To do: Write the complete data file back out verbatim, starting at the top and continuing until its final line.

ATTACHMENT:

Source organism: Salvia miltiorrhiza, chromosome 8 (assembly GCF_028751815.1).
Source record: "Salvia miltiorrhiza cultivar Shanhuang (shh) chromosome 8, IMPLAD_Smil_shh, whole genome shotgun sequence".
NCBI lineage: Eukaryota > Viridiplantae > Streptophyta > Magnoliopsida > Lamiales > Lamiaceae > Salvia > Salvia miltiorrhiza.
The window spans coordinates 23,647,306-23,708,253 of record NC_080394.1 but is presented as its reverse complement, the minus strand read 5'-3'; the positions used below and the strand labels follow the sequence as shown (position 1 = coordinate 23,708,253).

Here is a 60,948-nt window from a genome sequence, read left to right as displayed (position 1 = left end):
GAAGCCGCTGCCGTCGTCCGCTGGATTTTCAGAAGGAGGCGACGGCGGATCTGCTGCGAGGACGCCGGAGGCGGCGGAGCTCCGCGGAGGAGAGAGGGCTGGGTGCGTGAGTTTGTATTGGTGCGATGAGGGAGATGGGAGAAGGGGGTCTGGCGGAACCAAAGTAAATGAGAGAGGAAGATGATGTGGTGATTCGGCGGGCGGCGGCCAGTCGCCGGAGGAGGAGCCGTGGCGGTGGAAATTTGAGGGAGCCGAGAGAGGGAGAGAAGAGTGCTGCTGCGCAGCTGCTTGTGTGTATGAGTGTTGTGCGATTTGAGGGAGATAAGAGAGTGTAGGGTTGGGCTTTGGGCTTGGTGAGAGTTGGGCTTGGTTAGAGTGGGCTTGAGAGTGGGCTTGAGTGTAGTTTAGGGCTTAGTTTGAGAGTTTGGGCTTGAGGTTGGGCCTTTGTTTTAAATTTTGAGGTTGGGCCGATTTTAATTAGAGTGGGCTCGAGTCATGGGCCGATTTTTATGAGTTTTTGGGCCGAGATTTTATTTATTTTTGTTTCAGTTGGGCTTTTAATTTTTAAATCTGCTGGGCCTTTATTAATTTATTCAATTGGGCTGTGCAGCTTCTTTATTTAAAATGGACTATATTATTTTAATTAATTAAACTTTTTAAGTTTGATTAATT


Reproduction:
Source organism: Salvia miltiorrhiza, chromosome 8 (assembly GCF_028751815.1).
Source record: "Salvia miltiorrhiza cultivar Shanhuang (shh) chromosome 8, IMPLAD_Smil_shh, whole genome shotgun sequence".
NCBI lineage: Eukaryota > Viridiplantae > Streptophyta > Magnoliopsida > Lamiales > Lamiaceae > Salvia > Salvia miltiorrhiza.
The window spans coordinates 23,647,306-23,708,253 of record NC_080394.1 but is presented as its reverse complement, the minus strand read 5'-3'; the positions used below and the strand labels follow the sequence as shown (position 1 = coordinate 23,708,253).

Here is a 60,948-nt window from a genome sequence, read left to right as displayed (position 1 = left end):
GAAGCCGCTGCCGTCGTCCGCTGGATTTTCAGAAGGAGGCGACGGCGGATCTGCTGCGAGGACGCCGGAGGCGGCGGAGCTCCGCGGAGGAGAGAGGGCTGGGTGCGTGAGTTTGTATTGGTGCGATGAGGGAGATGGGAGAAGGGGGTCTGGCGGAACCAAAGTAAATGAGAGAGGAAGATGATGTGGTGATTCGGCGGGCGGCGGCCAGTCGCCGGAGGAGGAGCCGTGGCGGTGGAAATTTGAGGGAGCCGAGAGAGGGAGAGAAGAGTGCTGCTGCGCAGCTGCTTGTGTGTATGAGTGTTGTGCGATTTGAGGGAGATAAGAGAGTGTAGGGTTGGGCTTTGGGCTTGGTGAGAGTTGGGCTTGGTTAGAGTGGGCTTGAGAGTGGGCTTGAGTGTAGTTTAGGGCTTAGTTTGAGAGTTTGGGCTTGAGGTTGGGCCTTTGTTTTAAATTTTGAGGTTGGGCCGATTTTAATTAGAGTGGGCTCGAGTCATGGGCCGATTTTTATGAGTTTTTGGGCCGAGATTTTATTTATTTTTGTTTCAGTTGGGCTTTTAATTTTTAAATCTGCTGGGCCTTTATTAATTTATTCAATTGGGCTGTGCAGCTTCTTTATTTAAAATGGACTATATTATTTTAATTAATTAAACTTTTTAAGTTTGATTAATT